Used to heat materials that are fine and dusty, sensitive to oxidation, combustible, explosive, potentially contaminating or thermally sensitive, rotary calciners

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Temperature Profiling
Indirect Heat Source
Small Off-Gas System

isolate the materials to be processed in a high-temperature chamber. The calciner’s indirect-heat-source design ensures complete separation between the heat source and the product during processing. In applications from catalyst manufacturing, hydrocarbon processing and wood biomass torrefaction to chemical-making and precious metal recovery, as companies look for materials that have finer particle sizes and uniform quality, rotary calciners deliver the performance needed.

A rotary calciner consists of an alloy steel cylinder that rotates inside an electrically or gas-heated furnace. A material feeder continuously introduces the product inside the cylinder, which is turned by an external drive mechanism. As the cylinder rotates, the material moves into the heated furnace, within which the atmosphere inside is kept at a constantly controlled, predetermined condition. To close off the ends of the cylinder, stationary housings are used. The upstream housing allows manufacturers to hook up product-feeding equipment, and the downstream housing provides a connection for off-gas cleaning equipment to collect and process vapor emitted from the product. After exiting the furnace, the product can enter a cooling section if needed. Finally, it discharges from the calciner through the downstream housing.

A calciner performs all high-temperature processing — in the range of 1,000 to 2,100°F (538 to 1,149°C) — within its controlled atmosphere. It is capable of controlling the chamber to the exact atmosphere requirements of any type of material. With this capability, the calciner can provide enhanced characteristics to the finished product.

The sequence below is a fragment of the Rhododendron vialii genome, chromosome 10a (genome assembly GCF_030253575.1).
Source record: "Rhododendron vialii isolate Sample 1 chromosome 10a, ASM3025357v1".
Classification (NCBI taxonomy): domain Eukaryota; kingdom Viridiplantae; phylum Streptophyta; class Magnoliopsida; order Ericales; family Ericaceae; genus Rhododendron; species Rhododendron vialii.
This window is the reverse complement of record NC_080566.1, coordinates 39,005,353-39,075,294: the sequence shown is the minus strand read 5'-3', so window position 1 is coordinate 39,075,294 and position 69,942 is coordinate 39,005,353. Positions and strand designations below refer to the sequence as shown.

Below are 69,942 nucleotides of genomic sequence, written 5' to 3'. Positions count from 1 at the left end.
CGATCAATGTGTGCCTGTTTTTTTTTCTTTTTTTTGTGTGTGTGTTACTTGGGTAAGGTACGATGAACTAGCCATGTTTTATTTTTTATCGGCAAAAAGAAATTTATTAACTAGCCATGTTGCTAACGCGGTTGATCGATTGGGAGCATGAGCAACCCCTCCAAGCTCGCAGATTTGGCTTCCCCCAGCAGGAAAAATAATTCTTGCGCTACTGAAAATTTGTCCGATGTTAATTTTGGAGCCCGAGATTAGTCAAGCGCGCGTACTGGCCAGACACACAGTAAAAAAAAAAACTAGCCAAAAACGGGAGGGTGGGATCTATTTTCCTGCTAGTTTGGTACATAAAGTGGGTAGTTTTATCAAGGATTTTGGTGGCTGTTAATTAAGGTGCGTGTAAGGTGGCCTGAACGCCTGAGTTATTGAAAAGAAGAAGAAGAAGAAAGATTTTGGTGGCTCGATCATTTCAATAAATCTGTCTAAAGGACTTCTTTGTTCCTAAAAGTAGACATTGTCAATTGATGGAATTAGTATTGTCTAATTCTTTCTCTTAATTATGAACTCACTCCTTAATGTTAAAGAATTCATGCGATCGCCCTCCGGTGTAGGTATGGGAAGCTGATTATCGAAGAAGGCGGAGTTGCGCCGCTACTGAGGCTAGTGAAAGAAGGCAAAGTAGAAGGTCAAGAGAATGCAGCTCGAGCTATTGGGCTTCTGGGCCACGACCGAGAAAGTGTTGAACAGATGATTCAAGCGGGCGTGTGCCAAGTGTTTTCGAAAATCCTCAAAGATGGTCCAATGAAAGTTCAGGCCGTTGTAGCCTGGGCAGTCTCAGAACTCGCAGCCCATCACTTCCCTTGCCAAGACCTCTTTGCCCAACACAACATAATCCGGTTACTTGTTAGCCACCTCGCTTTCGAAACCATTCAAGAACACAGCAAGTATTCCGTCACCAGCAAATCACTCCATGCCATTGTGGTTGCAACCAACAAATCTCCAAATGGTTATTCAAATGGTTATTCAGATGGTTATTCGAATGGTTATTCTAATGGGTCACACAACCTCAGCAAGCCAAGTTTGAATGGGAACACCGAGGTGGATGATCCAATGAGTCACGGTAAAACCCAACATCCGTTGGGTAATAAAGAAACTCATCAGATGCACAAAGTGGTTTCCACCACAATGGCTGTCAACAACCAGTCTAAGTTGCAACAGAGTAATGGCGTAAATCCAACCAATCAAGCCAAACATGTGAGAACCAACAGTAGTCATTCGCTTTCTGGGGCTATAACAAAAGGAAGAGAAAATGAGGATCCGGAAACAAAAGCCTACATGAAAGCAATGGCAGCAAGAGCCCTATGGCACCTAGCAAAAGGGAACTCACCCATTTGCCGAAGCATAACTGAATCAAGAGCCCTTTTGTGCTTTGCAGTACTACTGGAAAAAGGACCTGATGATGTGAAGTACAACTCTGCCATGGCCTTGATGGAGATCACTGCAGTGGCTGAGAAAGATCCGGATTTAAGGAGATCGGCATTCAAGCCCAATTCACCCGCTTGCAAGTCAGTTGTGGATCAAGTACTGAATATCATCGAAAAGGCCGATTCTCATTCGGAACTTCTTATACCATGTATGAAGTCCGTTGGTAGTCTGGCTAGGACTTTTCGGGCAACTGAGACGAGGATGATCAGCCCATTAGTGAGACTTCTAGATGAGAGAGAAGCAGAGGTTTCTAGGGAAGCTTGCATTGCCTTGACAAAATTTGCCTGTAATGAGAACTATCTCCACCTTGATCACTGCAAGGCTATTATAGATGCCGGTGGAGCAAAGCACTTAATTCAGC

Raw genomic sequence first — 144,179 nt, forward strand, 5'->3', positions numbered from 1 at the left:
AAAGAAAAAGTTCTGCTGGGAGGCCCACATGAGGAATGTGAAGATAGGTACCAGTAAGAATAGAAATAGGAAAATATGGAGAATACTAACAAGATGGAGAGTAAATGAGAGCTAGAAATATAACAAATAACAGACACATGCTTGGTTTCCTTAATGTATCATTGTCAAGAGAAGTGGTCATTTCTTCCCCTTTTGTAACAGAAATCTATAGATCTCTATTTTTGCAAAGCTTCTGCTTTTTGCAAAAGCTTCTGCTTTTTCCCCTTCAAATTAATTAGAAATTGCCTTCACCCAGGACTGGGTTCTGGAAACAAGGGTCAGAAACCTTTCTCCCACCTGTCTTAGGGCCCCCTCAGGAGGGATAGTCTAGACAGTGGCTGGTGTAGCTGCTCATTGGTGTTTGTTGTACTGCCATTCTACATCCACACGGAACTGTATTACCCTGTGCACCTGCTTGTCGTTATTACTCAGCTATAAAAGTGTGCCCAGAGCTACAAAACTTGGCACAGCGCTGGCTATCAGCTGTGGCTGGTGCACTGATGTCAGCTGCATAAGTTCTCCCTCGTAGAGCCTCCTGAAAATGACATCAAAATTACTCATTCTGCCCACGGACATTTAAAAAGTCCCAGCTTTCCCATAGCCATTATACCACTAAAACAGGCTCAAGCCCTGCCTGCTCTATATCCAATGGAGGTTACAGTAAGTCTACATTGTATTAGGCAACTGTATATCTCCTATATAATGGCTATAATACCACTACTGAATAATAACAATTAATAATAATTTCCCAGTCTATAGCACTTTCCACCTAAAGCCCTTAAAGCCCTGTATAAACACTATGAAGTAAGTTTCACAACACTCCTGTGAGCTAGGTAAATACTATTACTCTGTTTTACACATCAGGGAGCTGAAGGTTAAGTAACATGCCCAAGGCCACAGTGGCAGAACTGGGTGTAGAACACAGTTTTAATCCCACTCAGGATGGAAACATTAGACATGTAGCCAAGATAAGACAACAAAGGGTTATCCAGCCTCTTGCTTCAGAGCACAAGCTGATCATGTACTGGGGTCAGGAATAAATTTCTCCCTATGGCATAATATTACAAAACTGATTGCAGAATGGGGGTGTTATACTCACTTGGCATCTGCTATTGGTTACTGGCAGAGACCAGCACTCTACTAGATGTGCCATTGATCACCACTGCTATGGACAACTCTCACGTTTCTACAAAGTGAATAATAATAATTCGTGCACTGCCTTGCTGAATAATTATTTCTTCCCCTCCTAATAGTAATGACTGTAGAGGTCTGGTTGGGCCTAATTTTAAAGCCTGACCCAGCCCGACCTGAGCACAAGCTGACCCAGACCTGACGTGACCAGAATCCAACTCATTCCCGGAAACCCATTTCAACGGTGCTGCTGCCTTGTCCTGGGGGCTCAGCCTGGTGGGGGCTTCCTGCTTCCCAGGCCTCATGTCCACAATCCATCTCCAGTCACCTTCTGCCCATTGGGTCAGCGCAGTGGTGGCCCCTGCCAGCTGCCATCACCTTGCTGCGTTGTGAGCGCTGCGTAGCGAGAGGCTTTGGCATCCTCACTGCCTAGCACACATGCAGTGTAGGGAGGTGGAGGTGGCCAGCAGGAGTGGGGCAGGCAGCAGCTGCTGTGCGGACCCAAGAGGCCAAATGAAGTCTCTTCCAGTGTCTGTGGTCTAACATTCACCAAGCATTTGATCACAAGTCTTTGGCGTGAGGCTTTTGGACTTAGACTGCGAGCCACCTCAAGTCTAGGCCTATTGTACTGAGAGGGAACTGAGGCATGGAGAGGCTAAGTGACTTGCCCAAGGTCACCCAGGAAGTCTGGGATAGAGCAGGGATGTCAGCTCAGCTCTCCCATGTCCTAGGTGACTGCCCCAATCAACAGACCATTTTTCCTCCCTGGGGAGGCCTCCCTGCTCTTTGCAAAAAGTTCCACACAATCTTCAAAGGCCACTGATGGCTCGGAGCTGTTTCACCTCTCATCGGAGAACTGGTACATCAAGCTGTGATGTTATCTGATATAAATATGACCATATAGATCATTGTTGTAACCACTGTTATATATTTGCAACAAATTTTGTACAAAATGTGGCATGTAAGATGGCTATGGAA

The heat source for a calciner is either electric resistive wires or fuel-fired burners. The heat source heats the surface of the cylinder. In turn, the cylinder heats up the material by radiant heat transfer, indirect heat transfer, and direct contact of the product and the hot surface of the cylinder.

Generally, in a calciner, the furnace heat is operated in zones, or groups. Each zone operates independently and controls one stage of the heating process. The stages include:

•  Drying stage, during which the product is dried of its free moisture.

•  Calcining stage, during which the product is elevated to the production temperature.

•  Soaking stage, during with the temperature is maintained for a preset time to complete the process.

•  Cooling stage, during which the product is cooled to a safe temperature for handling once it has been processed.

This zonal arrangement allows each processing stage to act independently without adversely affecting the following stage. As an example, the product moisture may fluctuate, requiring more drying before the calcining stage. The increased moisture level signals the furnace to raise the heat input in the drying zone. The moisture level of the material exiting the drying stage is equalized to its design condition for the calcining zone rather than allowing fluctuating moisture levels to change the calcining zone’s operating efficiency.

Calciners incorporate features such as temperature profiling and indirect heating to achieve effective processing. Another feature is a small off-gas system.

Temperature Profiling. Because the calciner has multiple heat inputs, the heat input from the furnace can be matched with the heat demand of the process. This results in a high log mean temperature, which is the kinetic driving force in the heating process. Maintaining a high log mean temperature reduces the process time and increases thermal efficiency.

Indirect Heat Source. Because the heat source is removed from the process stream, the material is subject to ideal conditions. This provides a more uniform quality product. In addition, atmosphere and pressure can be controlled throughout the various stages.

Small Off-Gas System. On calciners, the off-gas treatment equipment is simplified. It is smaller because it is sized only for the volume of the process gas. The waste heat from the heat source is vented directly to the environment because the airstream from the heat source remains clean and uncontaminated by the process.

 In conclusion, a rotary calciner provides efficient high-temperature processing, high heat transfer rates, minimized equipment size, improved product quality due to the control of the processing atmosphere and reduced environmental risks due to the low, treatable off-gas volumes. With its efficiency and versatility, a calciner is well suited for many specialty applications.